When forming a concrete mixture, it is important to strictly monitor the dosage of water – any deviations in the water / cement ratio in coarse concrete seriously compromise its strength (to a greater extent than in other types of concrete). The following happens: more water causes the cement paste to flow from the filler surface, disrupting the homogeneity of the internal structure of the concrete; lack of water leads to uneven enveloping of the filler, sharply complicating the laying of the concrete mixture.

Mixing of large-porous concrete is carried out in free-fall concrete mixers or with forced mixing: when using a heavy filler – 2-3 minutes, with a light filler – 4-5 minutes. The readiness of the concrete mixture for use is indicated by a characteristic reflection on the filler grains covered with a uniform layer of cement paste.

One of the characteristic features of coarse concrete is the higher yield compared to conventional concrete. Replacing dense concrete with large-porous concrete, it is possible to achieve significant savings in the binder (cement): with the introduction of heavy fillers – by 25-30%, when using light fillers – up to 50%. At the same time, the strength properties of coarse concrete are fully consistent with dense concrete.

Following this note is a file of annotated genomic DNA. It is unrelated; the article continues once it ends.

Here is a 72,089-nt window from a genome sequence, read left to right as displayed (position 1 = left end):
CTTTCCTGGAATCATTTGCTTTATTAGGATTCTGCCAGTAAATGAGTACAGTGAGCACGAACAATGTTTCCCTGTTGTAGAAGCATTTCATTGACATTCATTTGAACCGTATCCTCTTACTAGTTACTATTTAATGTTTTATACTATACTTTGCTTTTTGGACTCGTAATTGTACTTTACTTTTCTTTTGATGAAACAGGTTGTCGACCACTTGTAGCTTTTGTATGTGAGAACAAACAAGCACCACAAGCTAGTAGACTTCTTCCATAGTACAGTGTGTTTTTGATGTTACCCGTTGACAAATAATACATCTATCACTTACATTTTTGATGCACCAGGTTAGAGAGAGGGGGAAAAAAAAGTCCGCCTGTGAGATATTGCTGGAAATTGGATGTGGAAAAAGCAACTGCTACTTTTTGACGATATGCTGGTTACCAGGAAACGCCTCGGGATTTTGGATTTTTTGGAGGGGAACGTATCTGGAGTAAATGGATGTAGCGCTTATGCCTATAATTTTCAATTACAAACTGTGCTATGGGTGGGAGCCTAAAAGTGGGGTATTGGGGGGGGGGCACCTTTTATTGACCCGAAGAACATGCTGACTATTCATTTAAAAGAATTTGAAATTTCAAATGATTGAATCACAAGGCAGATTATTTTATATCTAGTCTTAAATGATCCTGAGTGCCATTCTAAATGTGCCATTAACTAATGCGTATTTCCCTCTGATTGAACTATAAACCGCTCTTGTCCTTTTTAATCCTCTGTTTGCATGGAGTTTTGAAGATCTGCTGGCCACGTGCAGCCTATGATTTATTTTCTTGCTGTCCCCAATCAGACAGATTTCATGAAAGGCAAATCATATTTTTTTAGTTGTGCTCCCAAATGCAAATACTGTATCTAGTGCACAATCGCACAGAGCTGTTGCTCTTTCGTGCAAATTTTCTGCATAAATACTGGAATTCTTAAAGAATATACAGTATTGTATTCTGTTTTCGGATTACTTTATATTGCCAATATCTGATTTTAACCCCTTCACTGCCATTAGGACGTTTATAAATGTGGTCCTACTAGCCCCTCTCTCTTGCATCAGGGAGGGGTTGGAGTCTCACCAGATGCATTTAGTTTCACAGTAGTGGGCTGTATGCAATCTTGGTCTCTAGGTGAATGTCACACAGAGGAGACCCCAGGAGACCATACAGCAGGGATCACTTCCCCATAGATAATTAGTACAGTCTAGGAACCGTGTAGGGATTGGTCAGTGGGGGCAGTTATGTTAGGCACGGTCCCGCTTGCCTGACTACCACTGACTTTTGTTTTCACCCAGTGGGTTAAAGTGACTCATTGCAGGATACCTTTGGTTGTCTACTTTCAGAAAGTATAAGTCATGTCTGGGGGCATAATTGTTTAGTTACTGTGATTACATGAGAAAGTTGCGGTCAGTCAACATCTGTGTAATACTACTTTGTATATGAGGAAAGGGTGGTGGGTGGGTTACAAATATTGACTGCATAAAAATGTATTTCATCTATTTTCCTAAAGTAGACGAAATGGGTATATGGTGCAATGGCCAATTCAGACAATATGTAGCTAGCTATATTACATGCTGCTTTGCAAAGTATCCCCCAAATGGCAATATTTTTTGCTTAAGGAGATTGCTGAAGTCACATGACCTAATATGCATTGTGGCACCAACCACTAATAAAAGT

Due to its qualities – low thermal conductivity, low volumetric weight and economical consumption of cement – large-porous concrete is excellent for creating wall structures.

Lightweight concrete

The advantage of this type of concretes lies in their low weight and excellent thermal insulation properties, which are inaccessible to conventional concrete. At the same time, lightweight concrete has low strength, but this does not have a particular effect on those building structures where they are used. The technology for the production of lightweight concrete does not differ from the scheme for creating conventional concrete solutions. Lightweight concrete includes pumice concrete, expanded clay concrete, slag concrete, etc..

Pumice is the only natural material used in lightweight concrete as a filler. Pumice concrete has a low bulk density (from 700 to 1100 kg / m3) and its thermal insulation properties are higher than that of other types of lightweight concrete.

Expanded clay acts as a filler in expanded clay concrete; this type of lightweight concrete is used to create large-sized panels. Its strength properties, mobility and behavior during paving are completely similar to the dependencies related to other types of concrete..

Clinker cement acts as a binding agent for slag concrete; slags from the metallurgical industry (blast furnaces – granular, dump and swollen) and fuel slags formed after the combustion of anthracite and coal are used as a filler. The slag used in cinder concrete as a filler must be free of garbage and earth inclusions, contain unburned coal particles in its structure (for anthracites – over 8-10%, for brown coals – over 20%).